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Transitional Phrases

There are some rather "standard" transitional phrases that you probably use in your everyday speech and writing. Some examples include:

  • again
  • similarly
  • therefore
  • in conclusion
  • however
  • conversely
  • for example
  • as a matter of fact

You might not have ever labeled these words as transitional phrases, but that is why we all use them. Here is a key point to take away from this lesson: Changing a transition can change your meaning. Look at these three sentences:

  • I like my job because it keeps me busy.
  • I like my job even though it keeps me busy.
  • I like my job when it keeps me busy.

These three sentences all convey very different meanings, even though the only difference is the transitional phrase. In the first sentence, the person clearly likes being busy. In the second sentence, it seems the person would be happy if less busy. And in the third sentence, we see that being busy is critical to this person's job satisfaction.

Standard Transitional Phrases

Standard transitional phrases all have different purposes. Some continue thoughts, some signal a conclusion, some contrast ideas, and some make comparisons or illustrations. The table below lists transitional phrases and the purpose of each. This is not all-inclusive, but does provide a number of examples. Notice how the transitional phrase in each example helps change the meaning of each sentence.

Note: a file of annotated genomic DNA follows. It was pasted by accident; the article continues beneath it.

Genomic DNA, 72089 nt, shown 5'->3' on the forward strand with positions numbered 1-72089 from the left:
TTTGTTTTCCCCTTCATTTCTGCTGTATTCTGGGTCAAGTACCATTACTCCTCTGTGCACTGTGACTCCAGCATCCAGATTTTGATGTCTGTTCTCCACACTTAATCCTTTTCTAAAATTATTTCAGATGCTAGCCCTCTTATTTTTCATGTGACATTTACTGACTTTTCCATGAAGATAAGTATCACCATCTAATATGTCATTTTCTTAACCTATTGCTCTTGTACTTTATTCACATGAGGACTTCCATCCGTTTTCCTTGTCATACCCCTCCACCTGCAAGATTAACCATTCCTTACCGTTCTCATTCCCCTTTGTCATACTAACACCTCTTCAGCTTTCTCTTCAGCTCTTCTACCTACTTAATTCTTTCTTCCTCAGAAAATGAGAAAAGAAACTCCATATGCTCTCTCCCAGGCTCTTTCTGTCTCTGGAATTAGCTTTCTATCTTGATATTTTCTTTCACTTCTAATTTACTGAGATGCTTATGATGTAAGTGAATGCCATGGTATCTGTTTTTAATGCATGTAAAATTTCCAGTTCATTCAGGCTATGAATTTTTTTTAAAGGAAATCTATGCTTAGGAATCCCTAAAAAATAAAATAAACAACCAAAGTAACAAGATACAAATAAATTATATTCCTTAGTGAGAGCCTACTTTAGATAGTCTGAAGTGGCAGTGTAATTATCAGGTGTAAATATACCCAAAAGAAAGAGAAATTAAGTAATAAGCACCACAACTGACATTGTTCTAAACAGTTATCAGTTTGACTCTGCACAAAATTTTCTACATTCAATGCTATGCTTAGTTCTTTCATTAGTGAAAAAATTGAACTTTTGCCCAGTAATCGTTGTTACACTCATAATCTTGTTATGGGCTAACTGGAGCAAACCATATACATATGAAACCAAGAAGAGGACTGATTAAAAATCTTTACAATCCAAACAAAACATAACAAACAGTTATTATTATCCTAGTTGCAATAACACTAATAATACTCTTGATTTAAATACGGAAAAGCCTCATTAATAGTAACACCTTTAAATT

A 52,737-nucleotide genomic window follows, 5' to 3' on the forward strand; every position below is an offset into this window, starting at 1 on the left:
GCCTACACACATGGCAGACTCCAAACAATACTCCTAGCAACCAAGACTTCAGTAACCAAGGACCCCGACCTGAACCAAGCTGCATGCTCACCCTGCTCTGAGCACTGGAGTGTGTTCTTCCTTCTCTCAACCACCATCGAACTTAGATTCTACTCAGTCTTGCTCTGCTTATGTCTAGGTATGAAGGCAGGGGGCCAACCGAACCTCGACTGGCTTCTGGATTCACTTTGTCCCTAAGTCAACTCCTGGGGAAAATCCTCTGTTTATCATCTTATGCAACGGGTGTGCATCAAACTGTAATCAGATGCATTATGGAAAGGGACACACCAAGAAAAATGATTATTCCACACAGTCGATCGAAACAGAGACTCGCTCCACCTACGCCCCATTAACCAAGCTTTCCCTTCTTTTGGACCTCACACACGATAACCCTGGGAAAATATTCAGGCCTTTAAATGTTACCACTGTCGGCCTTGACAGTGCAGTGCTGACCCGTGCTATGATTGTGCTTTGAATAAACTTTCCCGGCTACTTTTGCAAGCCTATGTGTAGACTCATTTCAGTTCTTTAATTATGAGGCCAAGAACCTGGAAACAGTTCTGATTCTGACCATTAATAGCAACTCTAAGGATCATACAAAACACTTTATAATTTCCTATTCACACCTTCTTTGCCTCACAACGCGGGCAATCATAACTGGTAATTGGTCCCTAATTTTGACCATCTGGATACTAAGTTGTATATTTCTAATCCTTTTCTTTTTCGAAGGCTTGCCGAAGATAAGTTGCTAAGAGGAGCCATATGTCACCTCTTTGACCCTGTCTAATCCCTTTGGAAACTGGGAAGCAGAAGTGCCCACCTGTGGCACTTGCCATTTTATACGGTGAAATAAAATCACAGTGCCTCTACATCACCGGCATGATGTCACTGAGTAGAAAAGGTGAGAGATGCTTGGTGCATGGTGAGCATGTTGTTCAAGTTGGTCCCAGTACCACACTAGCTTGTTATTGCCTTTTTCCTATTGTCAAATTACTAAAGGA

Continuation

Conclusion
Contrast
Comparison/Illustration

Again
Also
Similarly
Besides
Furthermore
In addition
Moreover
Likewise

Example:     
No one can doubt his honesty. Besides, he had no motive for robbery.

As a result
Consequently
Hence
So
Therefore
Thus
Accordingly
In short
In conclusion
Because

Example:
No one can doubt his honestly; therefore, we should stop accusing him.
 

But
However
On the contrary
On the other hand
Yet
Instead
Conversely
In spite of
Still
Nor
Even though
Unfortunately

Example:
No one can doubt his honesty; however, it is suspicious that he was found walking out of the safe with bags of money.

For example
That is
In other words
In fact
As a matter of fact

Example:
No one can doubt his honesty. As a matter of fact, he was not even in town the night of the robbery.

Nonstandard Transitional Phrases

While the table can be very helpful, keep in mind that it is not all-inclusive. Further, you should not limit your transitions to these standard phrases – if for no other reason, your writing would become dull and repetitive.

To ensure the strength of your writing and clarity of meaning, it is important to keep your focus on the meaning you intend to convey, and do your best to write appropriate and clear transitions. Study the paragraph below to see how standard and nonstandard transitional phrases are used. See if you can locate the transitional phrases in each of these paragraphs. After you think you have located all of them, click the Reveal Transitions button to display them all.

Example 1

Bank management has not adopted a long-term strategic plan. According to many experts, strategic planning can be a valuable tool for current and future management. Strategic planning can assist management in carrying out the projected goals. Although bank management prepares an annual budget and compares it with actual results monthly, adoption of a strategic plan is recommended.

Example 2

Given the bank’s deteriorating financial condition, an MOU is recommended. Although asset quality is satisfactory, it, nevertheless, is declining. In addition, earnings performance has declined and now lags historical and peer group performance. Also, asset growth must be contained to allow staff adequate time to stabilize and reverse current trends.


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